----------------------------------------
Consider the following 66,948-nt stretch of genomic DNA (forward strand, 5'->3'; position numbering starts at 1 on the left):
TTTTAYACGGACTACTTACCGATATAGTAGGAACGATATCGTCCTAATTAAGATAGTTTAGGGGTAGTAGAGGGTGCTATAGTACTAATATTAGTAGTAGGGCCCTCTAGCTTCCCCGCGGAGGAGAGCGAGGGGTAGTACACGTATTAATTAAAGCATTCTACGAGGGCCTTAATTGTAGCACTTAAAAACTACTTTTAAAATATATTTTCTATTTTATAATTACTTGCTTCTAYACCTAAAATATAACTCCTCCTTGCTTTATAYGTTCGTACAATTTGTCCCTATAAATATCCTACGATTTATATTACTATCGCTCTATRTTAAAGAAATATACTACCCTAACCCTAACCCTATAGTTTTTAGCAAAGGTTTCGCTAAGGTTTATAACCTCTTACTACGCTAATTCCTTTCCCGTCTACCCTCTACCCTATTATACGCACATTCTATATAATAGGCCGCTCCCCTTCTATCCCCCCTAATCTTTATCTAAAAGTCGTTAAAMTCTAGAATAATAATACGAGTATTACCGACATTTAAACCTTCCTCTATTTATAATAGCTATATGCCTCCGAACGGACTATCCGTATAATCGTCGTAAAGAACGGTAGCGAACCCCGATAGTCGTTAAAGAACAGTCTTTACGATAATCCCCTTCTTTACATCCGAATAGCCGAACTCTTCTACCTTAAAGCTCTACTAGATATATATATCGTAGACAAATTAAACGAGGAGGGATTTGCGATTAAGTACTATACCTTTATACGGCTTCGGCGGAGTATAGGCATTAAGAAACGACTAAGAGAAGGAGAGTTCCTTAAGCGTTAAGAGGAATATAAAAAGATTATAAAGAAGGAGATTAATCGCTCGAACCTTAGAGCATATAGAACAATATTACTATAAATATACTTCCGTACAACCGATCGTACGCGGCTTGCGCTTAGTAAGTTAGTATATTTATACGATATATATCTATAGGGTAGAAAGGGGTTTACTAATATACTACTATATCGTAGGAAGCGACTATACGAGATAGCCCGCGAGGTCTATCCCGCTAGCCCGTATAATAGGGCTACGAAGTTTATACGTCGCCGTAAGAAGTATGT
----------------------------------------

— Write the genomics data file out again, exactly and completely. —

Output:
Consider the following 66,948-nt stretch of genomic DNA (forward strand, 5'->3'; position numbering starts at 1 on the left):
TTTTAYACGGACTACTTACCGATATAGTAGGAACGATATCGTCCTAATTAAGATAGTTTAGGGGTAGTAGAGGGTGCTATAGTACTAATATTAGTAGTAGGGCCCTCTAGCTTCCCCGCGGAGGAGAGCGAGGGGTAGTACACGTATTAATTAAAGCATTCTACGAGGGCCTTAATTGTAGCACTTAAAAACTACTTTTAAAATATATTTTCTATTTTATAATTACTTGCTTCTAYACCTAAAATATAACTCCTCCTTGCTTTATAYGTTCGTACAATTTGTCCCTATAAATATCCTACGATTTATATTACTATCGCTCTATRTTAAAGAAATATACTACCCTAACCCTAACCCTATAGTTTTTAGCAAAGGTTTCGCTAAGGTTTATAACCTCTTACTACGCTAATTCCTTTCCCGTCTACCCTCTACCCTATTATACGCACATTCTATATAATAGGCCGCTCCCCTTCTATCCCCCCTAATCTTTATCTAAAAGTCGTTAAAMTCTAGAATAATAATACGAGTATTACCGACATTTAAACCTTCCTCTATTTATAATAGCTATATGCCTCCGAACGGACTATCCGTATAATCGTCGTAAAGAACGGTAGCGAACCCCGATAGTCGTTAAAGAACAGTCTTTACGATAATCCCCTTCTTTACATCCGAATAGCCGAACTCTTCTACCTTAAAGCTCTACTAGATATATATATCGTAGACAAATTAAACGAGGAGGGATTTGCGATTAAGTACTATACCTTTATACGGCTTCGGCGGAGTATAGGCATTAAGAAACGACTAAGAGAAGGAGAGTTCCTTAAGCGTTAAGAGGAATATAAAAAGATTATAAAGAAGGAGATTAATCGCTCGAACCTTAGAGCATATAGAACAATATTACTATAAATATACTTCCGTACAACCGATCGTACGCGGCTTGCGCTTAGTAAGTTAGTATATTTATACGATATATATCTATAGGGTAGAAAGGGGTTTACTAATATACTACTATATCGTAGGAAGCGACTATACGAGATAGCCCGCGAGGTCTATCCCGCTAGCCCGTATAATAGGGCTACGAAGTTTATACGTCGCCGTAAGAAGTATGT